The Heart of Religion

Description: Qualitative Interviews

Researchers: Matthew Lee and Margaret Poloma

Partner: Institute for Research on Unlimited Love

 

Two UA sociologists and their assistants conducted 120 interviews across the U.S. with people who have become known for their religiously based benevolence.  The ARM lab provided training on qualitative methods, including the use of NVIVO and grounded theory, that has shaped the collection and analysis of data for this project.  A book titled, “The Heart of Religion” describing the findings is under contract with Oxford University Press.

Neighbors, Neighboring and “Doing” Social Control: An Ethnographic Investigation of Informal Social Control in a Neighborhood Setting

Independent Project: Graduate Student
Jodi A. Henderson-Ross, Dissertation Research

My dissertation research explores the operation of informal social control in a neighborhood setting.  I use ethnographic methods and a constructivist grounded theory approach to articulate an interpretivist understanding of informal social control.  I conducted over four years of fieldwork in a neighborhood setting where I engaged in several forms of observation, collected and reviewed both official and informal documents and I interviewed residents, business owners, landlords and community activists.  This project was supported by the Department of Sociology and relied on materials and equipment belonging to the ARM Project.

Violence Against Transgender Populations in Ohio

Description: Graduate Student research project
Researcher(s): Daniela Jauk
Partner(s): TransFamily
 

Dani Jauk conducted an individual research project on violence against transgendered people in Ohio from Fall 2007 to Fall 2010. The project was based on participant observation of transgender advocacy and support groups in Akron, Clevand, and Columbus as well as interviews with transgender identified individuals about their life time experiences with violent victimization. The ARMlab equipment (tape recorder, video recorder, NVivo software) was used to collect and analyze the qualitative data in the form of fieldnotes, interview transcripts, and images. Dani has received the “Allied Student Activist of the Year 2008 - Transgender Illumination Award of the greater Cleveland LGBT community” in November 2008 for her work and collaboration with the local community.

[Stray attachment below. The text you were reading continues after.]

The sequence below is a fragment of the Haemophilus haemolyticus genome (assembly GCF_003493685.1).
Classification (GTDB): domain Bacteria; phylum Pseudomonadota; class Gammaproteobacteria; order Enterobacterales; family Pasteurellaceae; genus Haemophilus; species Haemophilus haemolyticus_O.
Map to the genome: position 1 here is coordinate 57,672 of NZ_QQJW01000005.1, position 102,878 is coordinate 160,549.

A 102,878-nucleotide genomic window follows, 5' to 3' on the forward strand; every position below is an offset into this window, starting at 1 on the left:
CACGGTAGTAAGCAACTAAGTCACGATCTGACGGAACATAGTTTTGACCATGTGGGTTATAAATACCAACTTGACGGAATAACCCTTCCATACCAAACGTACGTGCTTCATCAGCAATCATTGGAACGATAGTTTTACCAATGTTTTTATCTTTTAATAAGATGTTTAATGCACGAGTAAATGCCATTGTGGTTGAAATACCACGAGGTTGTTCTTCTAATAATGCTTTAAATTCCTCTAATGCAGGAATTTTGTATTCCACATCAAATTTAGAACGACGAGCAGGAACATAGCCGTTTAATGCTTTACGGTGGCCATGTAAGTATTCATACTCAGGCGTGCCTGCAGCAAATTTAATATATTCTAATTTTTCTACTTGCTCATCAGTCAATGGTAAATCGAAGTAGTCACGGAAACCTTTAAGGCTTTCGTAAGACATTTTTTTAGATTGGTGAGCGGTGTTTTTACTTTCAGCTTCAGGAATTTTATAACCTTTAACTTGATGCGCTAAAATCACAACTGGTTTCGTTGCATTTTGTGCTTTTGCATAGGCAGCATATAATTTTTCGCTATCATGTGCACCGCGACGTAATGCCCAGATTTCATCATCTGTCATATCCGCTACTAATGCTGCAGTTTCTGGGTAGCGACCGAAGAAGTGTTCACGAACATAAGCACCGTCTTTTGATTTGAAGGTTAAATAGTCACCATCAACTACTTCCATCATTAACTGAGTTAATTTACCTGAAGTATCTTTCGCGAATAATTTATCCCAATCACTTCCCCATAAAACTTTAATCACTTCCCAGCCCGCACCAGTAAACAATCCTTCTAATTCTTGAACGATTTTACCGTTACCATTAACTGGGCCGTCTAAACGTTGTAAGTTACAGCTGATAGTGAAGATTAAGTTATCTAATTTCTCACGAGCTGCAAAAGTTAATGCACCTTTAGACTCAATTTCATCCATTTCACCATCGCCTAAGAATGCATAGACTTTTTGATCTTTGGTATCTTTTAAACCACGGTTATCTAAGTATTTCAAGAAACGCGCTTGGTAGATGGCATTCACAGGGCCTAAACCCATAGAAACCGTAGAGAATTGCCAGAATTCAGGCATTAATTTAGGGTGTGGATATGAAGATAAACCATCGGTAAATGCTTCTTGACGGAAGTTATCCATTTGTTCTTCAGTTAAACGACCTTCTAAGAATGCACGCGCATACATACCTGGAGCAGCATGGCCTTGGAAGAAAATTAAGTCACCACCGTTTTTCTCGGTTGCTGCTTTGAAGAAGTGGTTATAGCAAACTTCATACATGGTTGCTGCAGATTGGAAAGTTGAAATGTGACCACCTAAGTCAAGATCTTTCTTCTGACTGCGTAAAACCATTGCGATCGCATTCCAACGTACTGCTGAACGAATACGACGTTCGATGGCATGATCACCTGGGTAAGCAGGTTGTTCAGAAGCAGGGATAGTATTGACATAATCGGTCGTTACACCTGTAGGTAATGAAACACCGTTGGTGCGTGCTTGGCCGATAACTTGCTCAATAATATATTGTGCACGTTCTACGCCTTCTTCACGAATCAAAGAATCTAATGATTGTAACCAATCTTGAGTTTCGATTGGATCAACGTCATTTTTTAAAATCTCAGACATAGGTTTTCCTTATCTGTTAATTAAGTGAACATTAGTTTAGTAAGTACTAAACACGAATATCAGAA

Identity and Emotional Management Control in Health Care Settings

Description: Interdisciplinary and interinstitutional research using mixed-methods (i.e., written questionnaires, audio diaries, face-to-face interviews)
Researchers: Dr Rebecca J. Erickson, Dr. James M. Diefendorff, four graduate student researchers, and one undergraduate researcher
Partner: University Hospitals

The current project integrates identity and emotion management control theories to examine how the occupational context combines with self processes to affect individual and organizational outcomes. The researchers investigate these relationships using a mixed methods design with a sample of full-time registered nurses working in seven acute care hospitals in the Midwestern United States.  The researchers seek to specify how social contexts, interactional events, and the emotions which emerge from them, are experienced and managed in ways that impact key dimensions of individual health and the unit-based effectiveness of nursing care provided within hospital settings. The ARM Lab has provided crucial technology support by providing the handheld voice recorders needed to complete the audio diary phase of the project.

Pioneer Women: A Socio-Historical Exploration of Region, Ethnicity & Gender

Description: Interdisciplinary Research Project
Researcher(s): Drs. Elman, Feltey, and Wittman and Graduate and Undergraduate Research Assistants

Using a socio-historical life course approach and a multi-methods research design, this project focuses on the lives of pioneer women in the 19th century U.S.  We analyze multiple official data sources (census data, railroad data, health records, etc.) and first and second-hand accounts of women pioneers (letters, diaries, memoirs, children’s accounts) to tell a more complete story or set of stories about in-group and between-group differences on the frontier.  This project received funding from the UA Faculty Research Grant Program and used software (NVIVO) in the ARM Lab to organize and analyze the qualitative data.

Food for Thought

Description: An Undergraduate, Class-based Project

Researcher(s): Dr. Carolyn Behrman and 16 UA undergrads

Partner(s): Akron Public Schools

 

Anthropology 460, a community-based research and service-learning class, studied food insecurity in an elementary school in an urban, low-income neighborhood.  The project interviewed children and teachers, observed classroom and cafeteria behavior, worked with children to create home-food inventories and recorded food consumption patterns in the cafeteria.  This project received financial support from the Institute for Teaching and Learning, and used the facilities and equipment belonging to the ARM Project.